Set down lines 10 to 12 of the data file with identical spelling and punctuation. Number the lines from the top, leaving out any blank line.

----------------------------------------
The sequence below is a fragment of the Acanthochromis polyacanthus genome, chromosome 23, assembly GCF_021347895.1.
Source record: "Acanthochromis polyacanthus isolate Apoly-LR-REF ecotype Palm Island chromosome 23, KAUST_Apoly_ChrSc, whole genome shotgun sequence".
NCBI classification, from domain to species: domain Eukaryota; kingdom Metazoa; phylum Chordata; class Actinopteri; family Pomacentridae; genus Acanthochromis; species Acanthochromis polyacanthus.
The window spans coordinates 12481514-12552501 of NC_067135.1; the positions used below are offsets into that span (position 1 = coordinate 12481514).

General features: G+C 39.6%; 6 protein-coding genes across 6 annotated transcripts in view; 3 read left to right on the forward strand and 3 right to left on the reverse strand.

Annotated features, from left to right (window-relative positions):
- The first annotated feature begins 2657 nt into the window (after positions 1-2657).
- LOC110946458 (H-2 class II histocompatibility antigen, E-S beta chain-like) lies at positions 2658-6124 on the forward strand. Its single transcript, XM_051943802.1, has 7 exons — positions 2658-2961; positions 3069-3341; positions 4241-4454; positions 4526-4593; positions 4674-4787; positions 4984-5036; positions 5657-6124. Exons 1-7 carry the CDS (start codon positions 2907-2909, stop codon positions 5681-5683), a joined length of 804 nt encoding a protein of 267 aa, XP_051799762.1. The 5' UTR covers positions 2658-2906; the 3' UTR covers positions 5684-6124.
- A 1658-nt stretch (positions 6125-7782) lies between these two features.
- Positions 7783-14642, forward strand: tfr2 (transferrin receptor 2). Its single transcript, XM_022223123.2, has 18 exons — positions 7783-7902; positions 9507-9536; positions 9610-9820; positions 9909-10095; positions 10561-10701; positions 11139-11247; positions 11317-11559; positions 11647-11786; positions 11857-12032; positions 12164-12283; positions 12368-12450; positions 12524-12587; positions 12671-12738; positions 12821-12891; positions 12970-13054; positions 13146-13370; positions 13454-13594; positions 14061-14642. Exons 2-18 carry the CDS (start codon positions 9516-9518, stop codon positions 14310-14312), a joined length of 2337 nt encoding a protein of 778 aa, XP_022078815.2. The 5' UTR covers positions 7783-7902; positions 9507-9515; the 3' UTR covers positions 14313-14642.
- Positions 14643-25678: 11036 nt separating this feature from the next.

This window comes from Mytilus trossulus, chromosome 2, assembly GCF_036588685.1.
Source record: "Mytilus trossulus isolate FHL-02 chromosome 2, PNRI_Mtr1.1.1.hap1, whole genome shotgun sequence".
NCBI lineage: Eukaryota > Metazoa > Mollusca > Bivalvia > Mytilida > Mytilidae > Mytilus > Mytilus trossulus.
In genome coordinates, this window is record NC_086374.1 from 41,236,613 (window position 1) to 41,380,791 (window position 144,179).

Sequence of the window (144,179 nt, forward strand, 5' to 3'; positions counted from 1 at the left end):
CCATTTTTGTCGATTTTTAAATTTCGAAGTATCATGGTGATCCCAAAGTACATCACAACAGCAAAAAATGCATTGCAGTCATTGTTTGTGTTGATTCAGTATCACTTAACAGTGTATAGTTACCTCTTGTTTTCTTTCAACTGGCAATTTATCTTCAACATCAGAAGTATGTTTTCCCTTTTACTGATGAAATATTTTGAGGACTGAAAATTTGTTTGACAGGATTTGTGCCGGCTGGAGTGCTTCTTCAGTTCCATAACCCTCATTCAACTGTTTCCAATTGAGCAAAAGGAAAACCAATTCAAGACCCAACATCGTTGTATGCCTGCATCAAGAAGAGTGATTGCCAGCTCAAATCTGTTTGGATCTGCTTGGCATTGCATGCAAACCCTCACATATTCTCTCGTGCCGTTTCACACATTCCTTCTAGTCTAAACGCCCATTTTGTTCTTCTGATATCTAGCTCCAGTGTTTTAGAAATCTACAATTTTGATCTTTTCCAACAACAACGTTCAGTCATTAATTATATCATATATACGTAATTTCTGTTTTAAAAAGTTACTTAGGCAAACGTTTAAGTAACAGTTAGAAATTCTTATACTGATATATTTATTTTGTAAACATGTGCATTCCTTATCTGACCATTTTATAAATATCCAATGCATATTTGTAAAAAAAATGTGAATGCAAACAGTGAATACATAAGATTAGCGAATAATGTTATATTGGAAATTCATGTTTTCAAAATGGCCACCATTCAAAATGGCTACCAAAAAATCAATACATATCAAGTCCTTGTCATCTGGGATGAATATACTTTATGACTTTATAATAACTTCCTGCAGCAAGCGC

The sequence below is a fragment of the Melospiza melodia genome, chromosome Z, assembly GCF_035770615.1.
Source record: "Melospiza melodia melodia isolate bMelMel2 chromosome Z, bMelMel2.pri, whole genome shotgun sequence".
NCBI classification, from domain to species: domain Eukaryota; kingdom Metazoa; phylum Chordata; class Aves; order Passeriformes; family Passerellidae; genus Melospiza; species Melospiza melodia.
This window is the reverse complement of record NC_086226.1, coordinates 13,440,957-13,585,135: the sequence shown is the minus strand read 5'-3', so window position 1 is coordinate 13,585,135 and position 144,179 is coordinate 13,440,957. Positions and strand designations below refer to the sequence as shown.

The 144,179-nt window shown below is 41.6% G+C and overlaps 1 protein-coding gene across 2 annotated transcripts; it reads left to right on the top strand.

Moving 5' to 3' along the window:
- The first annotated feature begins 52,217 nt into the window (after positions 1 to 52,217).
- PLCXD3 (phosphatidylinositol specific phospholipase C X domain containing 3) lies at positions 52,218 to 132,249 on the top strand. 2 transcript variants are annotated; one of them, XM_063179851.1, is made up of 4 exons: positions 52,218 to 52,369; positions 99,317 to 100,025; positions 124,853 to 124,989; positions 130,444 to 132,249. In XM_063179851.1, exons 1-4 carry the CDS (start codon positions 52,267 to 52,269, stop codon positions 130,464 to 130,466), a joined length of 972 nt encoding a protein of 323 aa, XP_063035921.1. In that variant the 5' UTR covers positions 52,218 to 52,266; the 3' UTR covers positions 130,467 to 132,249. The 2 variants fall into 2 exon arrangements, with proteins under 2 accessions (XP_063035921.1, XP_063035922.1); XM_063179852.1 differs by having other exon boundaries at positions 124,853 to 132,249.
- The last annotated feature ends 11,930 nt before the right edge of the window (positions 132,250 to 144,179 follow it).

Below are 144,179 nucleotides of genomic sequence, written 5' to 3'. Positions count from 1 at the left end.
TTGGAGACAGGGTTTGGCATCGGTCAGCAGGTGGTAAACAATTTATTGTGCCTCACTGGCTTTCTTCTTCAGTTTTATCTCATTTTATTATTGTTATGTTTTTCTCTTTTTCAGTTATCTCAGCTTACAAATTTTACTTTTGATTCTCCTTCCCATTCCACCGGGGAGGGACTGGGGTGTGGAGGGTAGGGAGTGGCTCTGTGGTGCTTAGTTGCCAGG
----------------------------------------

- Positions 7783-14642, forward strand: tfr2 (transferrin receptor 2). Its single transcript, XM_022223123.2, has 18 exons — positions 7783-7902; positions 9507-9536; positions 9610-9820; positions 9909-10095; positions 10561-10701; positions 11139-11247; positions 11317-11559; positions 11647-11786; positions 11857-12032; positions 12164-12283; positions 12368-12450; positions 12524-12587; positions 12671-12738; positions 12821-12891; positions 12970-13054; positions 13146-13370; positions 13454-13594; positions 14061-14642. Exons 2-18 carry the CDS (start codon positions 9516-9518, stop codon positions 14310-14312), a joined length of 2337 nt encoding a protein of 778 aa, XP_022078815.2. The 5' UTR covers positions 7783-7902; positions 9507-9515; the 3' UTR covers positions 14313-14642.
- Positions 14643-25678: 11036 nt separating this feature from the next.

This window comes from Mytilus trossulus, chromosome 2, assembly GCF_036588685.1.